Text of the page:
One problem with Musk running Twitter is that people are already on the rocket ship, and he’s tinkering with it while it’s orbiting the earth. People are used to their user experience being a certain way, and Musk is changing it, with little warning, and when a change doesn’t work, he discards it just as quickly. This may not mean much to the casual user, but to companies such as Apple and Amazon, which each spend about $100 million on advertising on Twitter, the system needs to be clear, stable, and predictable.

Ashlee Vance wrote one of the most thorough biographies of Musk back in 2017, and about a month ago, Vance told Vox that Musk was tackling a completely different challenge than his previous business adventures, and that his skillset may not be quite the right match for what Twitter needed:

I think the chaos that we see unfolding at Twitter, I don’t think that really frightens Elon. Tesla and SpaceX have been on the verge of bankruptcy, they’ve been in sort of life-and-death struggles most of their existence. And that’s kind of like where he seems to exist.

Every time those companies got to a stable point, he would just immediately go all-in and risk the entire company on the next new venture. I’ve always thought of him as the biggest gambler, the highest risk-taker you can find.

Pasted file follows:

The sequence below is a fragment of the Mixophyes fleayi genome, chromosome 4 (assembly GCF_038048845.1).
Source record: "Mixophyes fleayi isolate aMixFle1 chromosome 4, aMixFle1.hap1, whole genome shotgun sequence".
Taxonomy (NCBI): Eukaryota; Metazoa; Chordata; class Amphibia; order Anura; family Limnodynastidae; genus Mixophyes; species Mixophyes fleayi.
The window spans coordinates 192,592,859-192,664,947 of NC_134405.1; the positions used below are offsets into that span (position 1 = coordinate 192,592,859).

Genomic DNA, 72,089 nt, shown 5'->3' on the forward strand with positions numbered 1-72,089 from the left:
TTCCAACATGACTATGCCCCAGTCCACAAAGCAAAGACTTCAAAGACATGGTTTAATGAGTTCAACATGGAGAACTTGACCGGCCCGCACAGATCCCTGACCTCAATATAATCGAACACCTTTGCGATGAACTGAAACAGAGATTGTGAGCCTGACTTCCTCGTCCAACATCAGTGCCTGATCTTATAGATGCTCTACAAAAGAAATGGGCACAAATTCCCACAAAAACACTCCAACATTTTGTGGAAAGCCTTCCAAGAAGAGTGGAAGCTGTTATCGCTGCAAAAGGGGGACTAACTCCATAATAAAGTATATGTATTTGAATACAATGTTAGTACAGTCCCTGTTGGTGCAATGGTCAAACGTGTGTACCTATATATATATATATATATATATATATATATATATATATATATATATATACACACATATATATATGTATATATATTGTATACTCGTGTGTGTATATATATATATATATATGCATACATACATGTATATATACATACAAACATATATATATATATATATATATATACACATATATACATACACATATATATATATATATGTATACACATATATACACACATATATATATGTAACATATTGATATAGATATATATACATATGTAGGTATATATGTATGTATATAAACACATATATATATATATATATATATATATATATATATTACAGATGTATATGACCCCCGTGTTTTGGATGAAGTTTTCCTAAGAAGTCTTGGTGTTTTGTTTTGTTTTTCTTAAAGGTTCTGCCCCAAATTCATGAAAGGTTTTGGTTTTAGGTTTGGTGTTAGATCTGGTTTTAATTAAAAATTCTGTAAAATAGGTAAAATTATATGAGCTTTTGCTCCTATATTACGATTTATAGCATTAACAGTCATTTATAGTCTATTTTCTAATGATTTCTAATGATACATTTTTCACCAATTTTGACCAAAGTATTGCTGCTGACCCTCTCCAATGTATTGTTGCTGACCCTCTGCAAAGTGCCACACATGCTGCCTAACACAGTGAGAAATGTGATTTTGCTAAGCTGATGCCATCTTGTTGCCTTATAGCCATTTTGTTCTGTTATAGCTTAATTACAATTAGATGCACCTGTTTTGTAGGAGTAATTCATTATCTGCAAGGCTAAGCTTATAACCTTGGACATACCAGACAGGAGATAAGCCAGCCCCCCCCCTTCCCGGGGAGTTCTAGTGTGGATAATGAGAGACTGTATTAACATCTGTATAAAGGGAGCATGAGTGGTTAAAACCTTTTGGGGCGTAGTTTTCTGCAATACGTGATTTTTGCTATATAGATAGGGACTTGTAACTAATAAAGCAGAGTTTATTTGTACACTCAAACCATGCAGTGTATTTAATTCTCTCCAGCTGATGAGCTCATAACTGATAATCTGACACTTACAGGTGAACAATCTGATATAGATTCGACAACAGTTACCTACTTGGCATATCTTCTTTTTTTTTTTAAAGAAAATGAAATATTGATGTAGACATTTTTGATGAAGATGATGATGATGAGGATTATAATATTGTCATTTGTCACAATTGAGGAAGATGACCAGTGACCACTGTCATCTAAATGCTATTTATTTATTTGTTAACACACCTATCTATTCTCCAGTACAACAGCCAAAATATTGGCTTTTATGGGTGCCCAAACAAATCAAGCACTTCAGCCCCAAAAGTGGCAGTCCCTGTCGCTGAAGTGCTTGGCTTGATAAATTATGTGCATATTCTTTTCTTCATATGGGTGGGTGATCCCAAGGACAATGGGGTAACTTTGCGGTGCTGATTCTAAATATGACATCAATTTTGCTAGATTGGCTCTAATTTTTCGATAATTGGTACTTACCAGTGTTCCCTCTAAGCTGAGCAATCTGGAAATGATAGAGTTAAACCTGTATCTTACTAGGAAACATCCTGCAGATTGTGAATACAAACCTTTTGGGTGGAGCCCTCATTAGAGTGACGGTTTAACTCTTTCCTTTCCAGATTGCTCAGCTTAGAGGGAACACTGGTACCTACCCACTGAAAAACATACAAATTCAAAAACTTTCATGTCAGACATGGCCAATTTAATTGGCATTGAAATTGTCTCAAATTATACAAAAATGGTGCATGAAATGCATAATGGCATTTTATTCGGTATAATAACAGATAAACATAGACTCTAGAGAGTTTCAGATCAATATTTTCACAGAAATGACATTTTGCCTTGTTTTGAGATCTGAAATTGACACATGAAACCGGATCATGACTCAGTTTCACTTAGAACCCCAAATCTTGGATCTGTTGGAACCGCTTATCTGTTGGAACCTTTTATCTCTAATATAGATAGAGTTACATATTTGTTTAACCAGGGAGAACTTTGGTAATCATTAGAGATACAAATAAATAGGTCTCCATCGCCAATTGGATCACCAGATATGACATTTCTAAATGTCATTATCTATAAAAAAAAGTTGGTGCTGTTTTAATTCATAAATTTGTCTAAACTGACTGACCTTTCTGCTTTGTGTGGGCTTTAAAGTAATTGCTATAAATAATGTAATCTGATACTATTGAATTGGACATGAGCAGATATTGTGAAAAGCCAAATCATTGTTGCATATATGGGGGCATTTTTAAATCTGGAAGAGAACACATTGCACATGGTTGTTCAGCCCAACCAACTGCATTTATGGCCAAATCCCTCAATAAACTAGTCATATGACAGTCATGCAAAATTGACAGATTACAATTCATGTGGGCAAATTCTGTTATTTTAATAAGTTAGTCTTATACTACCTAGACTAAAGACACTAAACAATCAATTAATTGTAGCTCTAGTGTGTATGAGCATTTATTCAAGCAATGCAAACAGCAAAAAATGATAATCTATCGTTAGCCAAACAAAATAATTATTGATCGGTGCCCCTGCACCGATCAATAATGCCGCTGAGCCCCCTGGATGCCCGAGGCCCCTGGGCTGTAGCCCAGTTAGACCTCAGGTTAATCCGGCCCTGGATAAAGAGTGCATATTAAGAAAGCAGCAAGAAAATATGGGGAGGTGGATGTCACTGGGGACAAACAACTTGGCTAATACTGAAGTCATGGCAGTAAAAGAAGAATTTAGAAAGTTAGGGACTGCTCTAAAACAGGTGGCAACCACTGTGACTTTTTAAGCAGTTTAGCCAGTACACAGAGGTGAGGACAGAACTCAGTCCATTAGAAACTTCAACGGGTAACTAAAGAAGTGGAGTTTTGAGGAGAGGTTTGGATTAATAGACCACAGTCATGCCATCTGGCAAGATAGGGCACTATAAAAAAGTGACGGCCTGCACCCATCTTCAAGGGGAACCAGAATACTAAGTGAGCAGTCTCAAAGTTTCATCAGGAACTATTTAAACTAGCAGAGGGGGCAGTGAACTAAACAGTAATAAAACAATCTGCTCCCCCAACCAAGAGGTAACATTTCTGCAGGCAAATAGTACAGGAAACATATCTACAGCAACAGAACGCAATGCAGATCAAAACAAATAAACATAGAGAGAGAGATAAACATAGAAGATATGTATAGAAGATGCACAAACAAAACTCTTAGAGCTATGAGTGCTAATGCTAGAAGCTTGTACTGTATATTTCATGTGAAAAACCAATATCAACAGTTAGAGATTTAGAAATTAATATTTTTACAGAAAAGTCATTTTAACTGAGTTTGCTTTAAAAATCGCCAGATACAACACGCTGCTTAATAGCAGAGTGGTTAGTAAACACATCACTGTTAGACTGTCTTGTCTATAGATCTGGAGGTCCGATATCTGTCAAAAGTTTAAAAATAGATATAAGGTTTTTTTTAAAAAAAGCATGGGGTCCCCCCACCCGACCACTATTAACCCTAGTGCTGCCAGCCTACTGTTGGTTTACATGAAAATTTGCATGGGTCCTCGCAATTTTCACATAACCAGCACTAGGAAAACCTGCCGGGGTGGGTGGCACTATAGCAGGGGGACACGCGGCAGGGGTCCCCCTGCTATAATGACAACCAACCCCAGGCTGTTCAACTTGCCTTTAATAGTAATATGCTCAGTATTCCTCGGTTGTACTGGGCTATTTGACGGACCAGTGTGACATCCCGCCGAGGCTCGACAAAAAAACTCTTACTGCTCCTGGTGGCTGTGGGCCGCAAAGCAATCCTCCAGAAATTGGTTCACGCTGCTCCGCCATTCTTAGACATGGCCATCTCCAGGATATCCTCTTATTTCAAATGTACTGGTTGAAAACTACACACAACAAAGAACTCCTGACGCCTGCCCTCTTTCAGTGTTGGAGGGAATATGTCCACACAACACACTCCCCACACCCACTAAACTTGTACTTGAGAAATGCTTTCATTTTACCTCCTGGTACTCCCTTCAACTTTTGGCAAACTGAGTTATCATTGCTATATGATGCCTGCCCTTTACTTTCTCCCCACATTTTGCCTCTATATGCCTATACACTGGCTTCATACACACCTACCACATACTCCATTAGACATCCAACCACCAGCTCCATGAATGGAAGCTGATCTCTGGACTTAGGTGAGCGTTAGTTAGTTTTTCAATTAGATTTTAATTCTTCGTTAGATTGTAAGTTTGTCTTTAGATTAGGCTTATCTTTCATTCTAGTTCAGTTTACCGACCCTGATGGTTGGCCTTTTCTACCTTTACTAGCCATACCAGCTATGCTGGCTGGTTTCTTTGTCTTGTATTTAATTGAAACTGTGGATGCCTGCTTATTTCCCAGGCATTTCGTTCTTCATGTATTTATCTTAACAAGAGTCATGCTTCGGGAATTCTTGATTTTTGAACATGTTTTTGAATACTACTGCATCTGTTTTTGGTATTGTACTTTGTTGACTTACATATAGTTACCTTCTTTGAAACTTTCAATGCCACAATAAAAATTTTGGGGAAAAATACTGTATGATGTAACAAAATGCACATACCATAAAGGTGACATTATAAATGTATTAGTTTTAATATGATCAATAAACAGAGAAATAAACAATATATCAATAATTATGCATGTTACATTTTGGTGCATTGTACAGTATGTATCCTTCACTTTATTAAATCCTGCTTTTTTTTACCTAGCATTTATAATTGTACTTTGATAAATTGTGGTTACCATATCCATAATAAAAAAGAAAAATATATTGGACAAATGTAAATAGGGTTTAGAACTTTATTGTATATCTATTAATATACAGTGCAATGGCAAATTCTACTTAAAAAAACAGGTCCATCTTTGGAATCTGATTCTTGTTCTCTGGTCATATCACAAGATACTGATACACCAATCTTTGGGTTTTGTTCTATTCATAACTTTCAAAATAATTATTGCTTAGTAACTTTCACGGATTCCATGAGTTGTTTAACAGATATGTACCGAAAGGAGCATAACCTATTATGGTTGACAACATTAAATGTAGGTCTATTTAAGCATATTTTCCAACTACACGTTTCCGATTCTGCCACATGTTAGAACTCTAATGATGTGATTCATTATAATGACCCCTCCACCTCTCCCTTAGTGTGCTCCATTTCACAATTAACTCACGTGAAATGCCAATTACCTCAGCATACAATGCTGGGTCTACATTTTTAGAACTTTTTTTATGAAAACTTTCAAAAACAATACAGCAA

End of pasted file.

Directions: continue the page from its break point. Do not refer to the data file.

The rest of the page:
I think Twitter is a different and unique challenge. This is not something where you’re building a rocket or a car and you can marshal tons of troops to push toward this goal. There’s part of this that takes a sense of consumers’ tastes, of society’s tastes. If this company is really going to make more money, it has to get bigger and it has to have another hit. We’ve seen the hit, which is that it’s this place where everybody gathers to chat. But that hasn’t paid enough of the bills.

So, this is where you start getting into kind of a territory where we just don’t know. There’s not a lot of evidence that Elon’s necessarily good at reading these kinds of signals. And it takes a bit of luck.

Zoe Kleinman, the BBC’s technology editor, asked, “Why is Elon Musk spending his time on Twitter, not on the mission to Mars?” It may well be that Musk himself is asking that question; last night he tweeted, “As the saying goes, be careful what you wish, as you might get it.” (That may be a warning to Twitter users eager to see him depart as CEO that they may not like his replacement.) He also observed that, “Those who want power are the ones who least deserve it.”

Perhaps Musk would be happier, and more effective, if he lets others craft and propose the content limits for Twitter; set out a transparent, slower, more deliberate, and methodical process for debating and resolving these issues; signed off on the changes he felt made the most sense; and let someone else deal with the complaints.